Moral Tyranny

by Johnny Townsend

Elder Boyd K. Packer, as president of the Quorum of the Twelve Apostles of the LDS Church, said back in the April 2013 conference what many of us had long understood and what is still true today. For Mormons, it is a sin to be tolerant. Packer describes tolerance of “legalized immorality,” clearly referring to same-sex marriage, as both a “vice” and a “trap.”

Mormons have given millions upon millions of dollars to fight equality for gays and lesbians, and are still working hard behind the scenes in the National Organization for Marriage and other groups to promote fear and hatred. But while these things might seem bad at first to the sensitive observer, they’re really done out of love. And even more importantly, they’re done out of righteousness.

A central Mormon teaching is that in the beginning, God was presented with two plans, one by his son Jesus, who said, “People will make mistakes, but I’ll go down and atone for them.” Another son said, “I’ll go down and force them to do right so there will be no mistakes.” God chose the first plan, the second son rebelled and was cast out as Satan, and the rest is history.

I find it intriguing that Mormons, and fundamentalists in general, seem more willing to emulate Satan’s example when making laws of the land for all people of all faiths. We’ll make them obey our superior spiritual laws whether they like it or not. The reasoning, of course, is rather convoluted. As righteous people, we have the right to make laws for everyone because we are, after all, superior and right. And we know we’re right because our religion says so. And we know our religion is right because God said so. And we know God said so because I can feel it inside. And I know that feeling is right even though other people claim to feel the same thing because I’m me and I know what I feel and I know it must be more real than what those other people feel because I’m not them and I can’t feel what they’re feeling. And if all these other people would only live the way I’m telling them to, they’d feel it, too. They won’t live that way unless I make them, so I’ll make them do it, for their own good, because I really care about them. And if by some chance they still don’t feel the way they are supposed to and obey all the spiritual rules of my church, then we should kick them out of our society and maybe even put them in jail.

Forcing people to comply not only goes against Jesus’ example, but it also contradicts other basic Mormon principles, that only a gift freely given is really a gift, and whatever negative thoughts we feel in our heart are in fact who we truly are, regardless of what positive acts we might perform. So if we force a gay teen to pretend he is heterosexual, we have in no way saved his soul, and we have certainly damaged ours in the process.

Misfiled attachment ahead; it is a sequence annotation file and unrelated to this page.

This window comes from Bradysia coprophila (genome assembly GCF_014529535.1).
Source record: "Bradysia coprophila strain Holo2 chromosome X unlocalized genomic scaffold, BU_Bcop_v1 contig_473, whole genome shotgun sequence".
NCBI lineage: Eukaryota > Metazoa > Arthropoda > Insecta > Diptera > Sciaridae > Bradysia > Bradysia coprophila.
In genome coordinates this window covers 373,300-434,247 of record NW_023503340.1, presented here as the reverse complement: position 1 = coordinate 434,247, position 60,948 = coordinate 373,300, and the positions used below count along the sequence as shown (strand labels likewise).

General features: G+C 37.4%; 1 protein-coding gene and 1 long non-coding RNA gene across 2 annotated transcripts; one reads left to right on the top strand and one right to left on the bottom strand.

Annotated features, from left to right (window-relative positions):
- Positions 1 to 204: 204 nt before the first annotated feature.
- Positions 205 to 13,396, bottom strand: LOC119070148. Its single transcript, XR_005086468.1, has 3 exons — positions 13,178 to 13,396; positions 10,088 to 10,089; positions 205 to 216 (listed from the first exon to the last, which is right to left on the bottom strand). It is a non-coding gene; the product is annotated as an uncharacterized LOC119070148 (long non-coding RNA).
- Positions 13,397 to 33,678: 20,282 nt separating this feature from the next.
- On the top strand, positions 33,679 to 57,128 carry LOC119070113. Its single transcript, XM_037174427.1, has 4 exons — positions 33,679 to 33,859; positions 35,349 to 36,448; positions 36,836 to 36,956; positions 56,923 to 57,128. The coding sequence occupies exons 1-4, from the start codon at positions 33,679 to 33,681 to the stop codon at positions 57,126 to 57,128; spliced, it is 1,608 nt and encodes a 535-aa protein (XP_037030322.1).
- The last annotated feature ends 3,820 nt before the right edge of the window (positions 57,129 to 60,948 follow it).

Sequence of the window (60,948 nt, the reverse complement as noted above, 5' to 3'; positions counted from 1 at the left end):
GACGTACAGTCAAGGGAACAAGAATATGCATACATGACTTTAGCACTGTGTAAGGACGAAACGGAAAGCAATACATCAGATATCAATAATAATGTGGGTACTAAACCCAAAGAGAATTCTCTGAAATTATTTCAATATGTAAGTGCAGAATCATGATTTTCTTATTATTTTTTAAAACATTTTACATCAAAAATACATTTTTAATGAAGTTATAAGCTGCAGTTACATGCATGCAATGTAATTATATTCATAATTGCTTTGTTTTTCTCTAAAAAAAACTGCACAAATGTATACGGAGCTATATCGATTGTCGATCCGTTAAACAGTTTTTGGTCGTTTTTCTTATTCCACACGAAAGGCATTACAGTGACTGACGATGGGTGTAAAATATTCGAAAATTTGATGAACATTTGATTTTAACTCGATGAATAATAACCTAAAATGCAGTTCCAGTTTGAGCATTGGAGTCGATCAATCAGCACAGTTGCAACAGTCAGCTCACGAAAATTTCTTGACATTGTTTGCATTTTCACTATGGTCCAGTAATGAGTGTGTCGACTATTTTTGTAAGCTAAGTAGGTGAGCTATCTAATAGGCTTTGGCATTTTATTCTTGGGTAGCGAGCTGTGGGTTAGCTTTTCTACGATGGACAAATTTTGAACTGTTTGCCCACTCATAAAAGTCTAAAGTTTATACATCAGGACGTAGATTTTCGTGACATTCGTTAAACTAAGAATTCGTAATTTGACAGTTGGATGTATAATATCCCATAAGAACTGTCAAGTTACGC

Religious fundamentalists use “freedom of religion” to force their views, and then they use that freedom as a shield against debate, yet all the while crossing over that line between the separation of church and state themselves. But religious freedom is guaranteed so that we can have control over our own religious lives, not so we can control the moral choices of others.

If Mormons don’t want to perform same-sex marriages, they don’t have to. They have that right. But they think they also have the right to tell an Anglican priest that he can’t perform one. They think they have the right to tell a Reform rabbi that she can’t do it, either. The same for the atheist Justice of the Peace. Mormons think they have the right to tell all people that they must shape their lives according to Mormon rules. They insist that anyone who doesn’t agree with their religious views be required by law to act as if they did. The same attitude prevails in their fight against legalizing marijuana in Utah. It prevails in punishing women for reporting rape. It prevails in virtually every aspect of life because Mormons feel that “free agency” really means their agency to make someone else’s decisions.

This is not morality. It is theocracy and tyranny. And while Mormons may be afraid of tolerance, I believe there is a lot more to fear from tyranny. What Mormons don’t understand is that there are a great many other fundamentalists out there who believe that their ideas should rule the land. Lots of other people want the power to compel everyone to live according to their own religious beliefs. When those beliefs collide, as they surely will, whose belief wins out then? The one with the most followers? Mormons will be crying out at that point how unfair it is to let these other groups make rules Mormons must obey.

The only way out of this trap is to practice tolerance, and let people make up their own minds about what is or isn’t right for them. But as long as Mormon leaders preach that tolerance is a sin, this makes both political process and equality under the law very difficult ideas for the Mormon people.

Yet this attitude of intolerance can’t only be blamed on the leaders. Followers must make the choice to follow as well. They can’t pass off their actions and blame them on others. Some have commented on the moral pain Mormons must feel, being taught to hate but actually feeling the urge to love. I don’t feel much sympathy for them, however. The dissonance they experience is easily resolved. Choose to love. Think for yourself. Stop following hateful doctrine.

Use the free agency that God gave you and do the right thing. There’s a reason Heavenly Father didn’t choose Satan’s plan. Mormons believe they chose the right plan in the Pre-Existence. If Earth life is our ultimate, final test, we are certainly capable of doing it now when it matters most.